Brooks Jensen Arts

Every Picture Is a Compromise

Lessons from the Also-rans

Most photography websites show the photographer's very best work. Wonderful. But that's not the full story of a creative life. If we want to learn, we'd better pay attention to the images that aren't "greatest hits" and see what lessons they have to offer. Every picture is a compromise — the sum of its parts, optical, technical, visual, emotional, and even cosmic – well, maybe not cosmic, but sometimes spiritual. Success on all fronts is rare. It's ok to learn from those that are not our best.

This is a series about my also-rans, some of which I've been able to improve at bit (i.e., "best effort"), none of which I would consider my best. With each there are lessons worth sharing, so I will.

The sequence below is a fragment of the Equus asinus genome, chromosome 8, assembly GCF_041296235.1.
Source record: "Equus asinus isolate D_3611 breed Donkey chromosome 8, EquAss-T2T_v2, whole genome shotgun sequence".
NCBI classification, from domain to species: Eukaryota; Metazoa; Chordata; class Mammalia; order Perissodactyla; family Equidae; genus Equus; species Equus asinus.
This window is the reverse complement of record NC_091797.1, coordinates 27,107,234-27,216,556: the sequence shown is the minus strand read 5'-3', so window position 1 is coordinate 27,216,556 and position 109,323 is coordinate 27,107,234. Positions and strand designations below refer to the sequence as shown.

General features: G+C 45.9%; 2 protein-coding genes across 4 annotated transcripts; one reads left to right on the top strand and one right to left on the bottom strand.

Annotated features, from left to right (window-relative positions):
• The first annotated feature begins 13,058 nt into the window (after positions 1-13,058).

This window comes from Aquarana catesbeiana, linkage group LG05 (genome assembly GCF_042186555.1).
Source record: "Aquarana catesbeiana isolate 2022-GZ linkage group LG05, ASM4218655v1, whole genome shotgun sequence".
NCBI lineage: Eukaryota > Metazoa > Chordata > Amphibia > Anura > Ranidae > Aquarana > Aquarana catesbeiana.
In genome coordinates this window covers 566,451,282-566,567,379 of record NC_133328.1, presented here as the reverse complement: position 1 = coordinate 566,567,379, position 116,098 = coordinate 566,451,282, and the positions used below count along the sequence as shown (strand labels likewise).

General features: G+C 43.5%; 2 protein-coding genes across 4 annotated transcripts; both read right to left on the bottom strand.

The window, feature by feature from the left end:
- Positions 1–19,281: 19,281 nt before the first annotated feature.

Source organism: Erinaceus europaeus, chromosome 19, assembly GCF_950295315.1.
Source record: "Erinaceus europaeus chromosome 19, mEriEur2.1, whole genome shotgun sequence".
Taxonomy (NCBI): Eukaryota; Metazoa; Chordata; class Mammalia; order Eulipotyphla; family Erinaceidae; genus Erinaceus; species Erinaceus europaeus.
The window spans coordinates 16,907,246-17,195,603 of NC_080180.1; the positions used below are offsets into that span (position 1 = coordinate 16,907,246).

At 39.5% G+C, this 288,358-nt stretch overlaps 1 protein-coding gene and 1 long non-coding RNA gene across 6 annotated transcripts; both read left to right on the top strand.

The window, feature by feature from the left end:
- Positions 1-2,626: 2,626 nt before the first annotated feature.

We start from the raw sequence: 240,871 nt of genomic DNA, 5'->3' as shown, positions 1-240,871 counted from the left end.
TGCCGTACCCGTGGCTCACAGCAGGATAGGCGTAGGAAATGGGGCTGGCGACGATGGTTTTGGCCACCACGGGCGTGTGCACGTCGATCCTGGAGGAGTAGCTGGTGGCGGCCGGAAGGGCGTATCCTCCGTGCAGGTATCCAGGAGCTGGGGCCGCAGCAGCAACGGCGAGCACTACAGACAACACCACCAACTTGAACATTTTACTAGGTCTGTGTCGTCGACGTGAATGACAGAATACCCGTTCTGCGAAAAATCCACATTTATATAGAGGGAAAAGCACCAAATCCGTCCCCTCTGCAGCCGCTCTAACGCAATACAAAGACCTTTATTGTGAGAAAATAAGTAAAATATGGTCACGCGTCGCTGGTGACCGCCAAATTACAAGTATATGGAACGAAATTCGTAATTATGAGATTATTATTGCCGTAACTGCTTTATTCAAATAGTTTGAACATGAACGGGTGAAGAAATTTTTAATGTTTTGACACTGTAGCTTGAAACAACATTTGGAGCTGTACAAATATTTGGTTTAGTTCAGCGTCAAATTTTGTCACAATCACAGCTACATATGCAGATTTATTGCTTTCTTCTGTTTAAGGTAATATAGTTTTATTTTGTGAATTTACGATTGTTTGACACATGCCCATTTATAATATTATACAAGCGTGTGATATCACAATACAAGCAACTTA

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Original digital capture

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What I saw that I liked:

These pins sticking out of the hull that are casting dark shadow lines on the surface.

What I don't like in the picture:

Why did I think photographing straight down on the pins was the answer? They completely loose their three dimensionality.

What I learned:

I found a better angle (at left) that at least show the pins are the source of the shadow. Not a fantastic image, but better than my first attempt.

2nd Chances: What I might try next

Too bad there isn't something larger to cast an even bigger shadow that would give this image some context. Could I add that in Photoshop?